Today, my father would have been 64 years old, but he died last year. There isn’t a day that he isn’t on my mind.
Some years, his birthday would fall on Labor Day. This year, my birthday’s on Labor Day. It’s a day and a long weekend I’m relearning to appreciate.
This past summer, one of the things I wrote about Dad was part of the Acadiana Writing Project. It seemed appropriate to share it today on his birthday and on this Labor Day weekend.
Happy birthday, Dad.
The brisket looked and tasted like a gigantic piece of charcoal. I didn’t say anything about it though and kept on carving it as if nothing was wrong. My father sidled up next to me and looked over my shoulder. I expected him to grab a piece, taste it, and tell me what I needed to do next time. But he didn’t.
Instead he said, “You’re cutting it wrong.”
I dropped the knife down in the pan and turned around.
“You do it then,” I popped off.
“Nope,” he said, “it’s your brisket.”
He turned around and walked out of the kitchen.
My father was The Brisket King. He had this massive barbecue pit — stainless steel doors, a giant box for burning logs, another box for smoking sausage, built-in thermometers, a trailer hitch, four wheels, and its own license plate. It was a machine built for serving a crowd, and that’s usually what he did. He had mastered the East Texas barbecue, and his brisket was the baddest in Leon County. It had a crusty and black outer edge. Just beneath that was a thin red layer where the smoke had penetrated it, and it was never dried out. When you tasted it, the smoke hit you first, followed by the moisture and that slight crunch on the outside layer.
I couldn’t smoke a brisket. I had tried a few times, but it always came out so dry it was like beef jerky. I was more of a pork man, particularly ribs. After years of trial and error, I had finally mastered those. I could smoke some ribs that fell off that bone and melted in your mouth. My father tried to do the same with beef ribs, but he never had any luck. They always came out tough and stringy. One afternoon he finally confessed to me that when it came to ribs, he had converted to the pork side and used my method for cooking them.
I own a smoker and a gas grill, and both of them were gifts from my father. He gave me the smoker when my wife and I bought our house. Later, after he convinced me that not all pieces of meat require a charcoal fire, he gave me the grill.
Dad lived for the Fourth of July. He liked to surround himself with his kids and his grandkids and to barbecue under that brutal East Texas summer sun. He was looking forward to it last year.
I prefer Mardi Gras. It’s usually not as hot, and there’s a couple of days before it to prep the food and equipment, followed by a day to do nothing but eat, and a day to repent and clean up.
Dad spent his last Mardi Gras here in Lafayette with us. He died last year. I keep telling myself that time will make his death easier for me, but it hasn’t. There’s an open wound in my heart that still hasn’t healed, a part of my life that’s been stolen from me. There’s a scab that’s been forming over it, but it hasn’t healed. They say time heals all wounds, but I doubt it. There’s no healing, just change.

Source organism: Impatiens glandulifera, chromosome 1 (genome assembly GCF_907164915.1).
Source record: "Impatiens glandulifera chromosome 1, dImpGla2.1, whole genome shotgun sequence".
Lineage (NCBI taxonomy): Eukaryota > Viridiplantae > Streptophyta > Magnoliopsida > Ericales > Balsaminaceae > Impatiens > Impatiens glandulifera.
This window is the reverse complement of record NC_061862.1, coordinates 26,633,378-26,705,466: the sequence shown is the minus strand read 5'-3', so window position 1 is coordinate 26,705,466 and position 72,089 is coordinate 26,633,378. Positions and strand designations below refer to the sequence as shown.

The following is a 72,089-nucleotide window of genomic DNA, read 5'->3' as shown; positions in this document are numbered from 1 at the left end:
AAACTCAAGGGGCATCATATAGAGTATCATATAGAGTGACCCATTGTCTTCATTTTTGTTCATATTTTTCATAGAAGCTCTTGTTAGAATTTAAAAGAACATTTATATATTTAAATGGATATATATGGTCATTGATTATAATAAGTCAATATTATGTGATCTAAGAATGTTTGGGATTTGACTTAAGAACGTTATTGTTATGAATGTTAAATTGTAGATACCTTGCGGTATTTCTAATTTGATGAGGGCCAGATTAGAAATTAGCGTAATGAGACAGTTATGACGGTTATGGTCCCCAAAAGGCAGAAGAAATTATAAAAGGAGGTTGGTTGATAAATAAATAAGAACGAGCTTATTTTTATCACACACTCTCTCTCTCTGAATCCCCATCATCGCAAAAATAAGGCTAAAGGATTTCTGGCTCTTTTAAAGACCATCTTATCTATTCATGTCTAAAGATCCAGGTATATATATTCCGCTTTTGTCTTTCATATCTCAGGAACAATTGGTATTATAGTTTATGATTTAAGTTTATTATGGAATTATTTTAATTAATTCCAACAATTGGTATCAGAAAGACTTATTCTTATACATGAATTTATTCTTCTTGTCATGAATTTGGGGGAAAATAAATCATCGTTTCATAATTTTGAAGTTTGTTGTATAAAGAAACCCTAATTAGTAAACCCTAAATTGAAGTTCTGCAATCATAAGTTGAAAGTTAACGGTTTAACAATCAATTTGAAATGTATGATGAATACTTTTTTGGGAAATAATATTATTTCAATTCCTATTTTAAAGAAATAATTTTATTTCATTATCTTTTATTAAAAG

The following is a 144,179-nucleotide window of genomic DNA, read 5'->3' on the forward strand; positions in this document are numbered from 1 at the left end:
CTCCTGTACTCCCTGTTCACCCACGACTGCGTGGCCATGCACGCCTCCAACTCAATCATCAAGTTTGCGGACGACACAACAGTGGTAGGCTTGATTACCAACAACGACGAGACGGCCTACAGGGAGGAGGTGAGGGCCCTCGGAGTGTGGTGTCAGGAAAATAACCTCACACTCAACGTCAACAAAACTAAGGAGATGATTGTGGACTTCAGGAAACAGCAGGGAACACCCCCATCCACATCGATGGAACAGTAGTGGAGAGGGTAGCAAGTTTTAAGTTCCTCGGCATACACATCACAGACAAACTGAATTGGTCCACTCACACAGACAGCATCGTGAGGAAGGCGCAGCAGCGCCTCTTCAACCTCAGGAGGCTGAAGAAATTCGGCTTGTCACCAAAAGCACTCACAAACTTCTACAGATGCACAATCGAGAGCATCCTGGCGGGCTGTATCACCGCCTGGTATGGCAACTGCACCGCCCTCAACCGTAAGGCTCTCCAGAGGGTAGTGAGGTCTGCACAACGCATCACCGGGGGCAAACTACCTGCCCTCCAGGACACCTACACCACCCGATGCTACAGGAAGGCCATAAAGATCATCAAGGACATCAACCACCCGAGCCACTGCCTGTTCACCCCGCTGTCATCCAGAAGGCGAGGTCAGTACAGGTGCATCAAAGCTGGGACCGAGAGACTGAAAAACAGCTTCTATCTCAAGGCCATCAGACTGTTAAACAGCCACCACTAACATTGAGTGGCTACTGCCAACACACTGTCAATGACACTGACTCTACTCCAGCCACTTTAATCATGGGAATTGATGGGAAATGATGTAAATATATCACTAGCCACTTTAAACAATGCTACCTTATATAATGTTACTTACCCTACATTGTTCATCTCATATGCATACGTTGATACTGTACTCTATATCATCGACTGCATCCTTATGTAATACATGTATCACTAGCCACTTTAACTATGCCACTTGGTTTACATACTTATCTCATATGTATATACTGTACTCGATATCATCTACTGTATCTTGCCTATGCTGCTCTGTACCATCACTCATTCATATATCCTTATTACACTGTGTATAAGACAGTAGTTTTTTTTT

Dad and I used to talk about how we both loved to barbecue, but neither of us ever felt like we had the time to visit with anyone while we were cooking. So this past Mardi Gras, I tried a new method.
On Sunday, I injected a 6-pound pork shoulder and a 10-pound brisket with marinade, rubbed them both with dry seasoning, and put them in the smoker. For the first four hours, I kept a constant plume of smoke going with an indirect heat of about 200 to 225 degrees. The last couple of hours I maintained the same temperature with charcoal. That night I wrapped the meat in foil and threw it in the fridge. On Monday morning, I cut up the meat, put it in a pan, bathed it with sauce, covered it back up with foil, and put it back in the fridge. On Mardi Gras morning, I set my oven to 200 degrees and reheated the covered pans for a couple of hours. It produced the best barbecue I’ve ever made. The brisket wasn’t just like Dad’s, but I know he would have approved.
I want to call Dad on the phone and tell him that I know how to smoke a brisket. That’s been the hardest thing to get used to — thinking about calling him for a spit-second and then remembering that he’s not there to answer my call.
I know I’ll never be The Brisket King, but now I know what it takes. I wish I would have figured it out sooner, but it is what it is. I don’t profess either to be a brisket convert. My feet are firmly planted in the pork camp. I can’t imagine a world without smoked ribs, pork shoulders, tenderloins, or pork steaks. But I know what it takes to smoke a brisket properly, and I appreciate it. So anytime I have to drag out the smoker for a day’s worth of work — whether I’m working on ribs or a shoulder — I’m going to throw a brisket on there for Dad.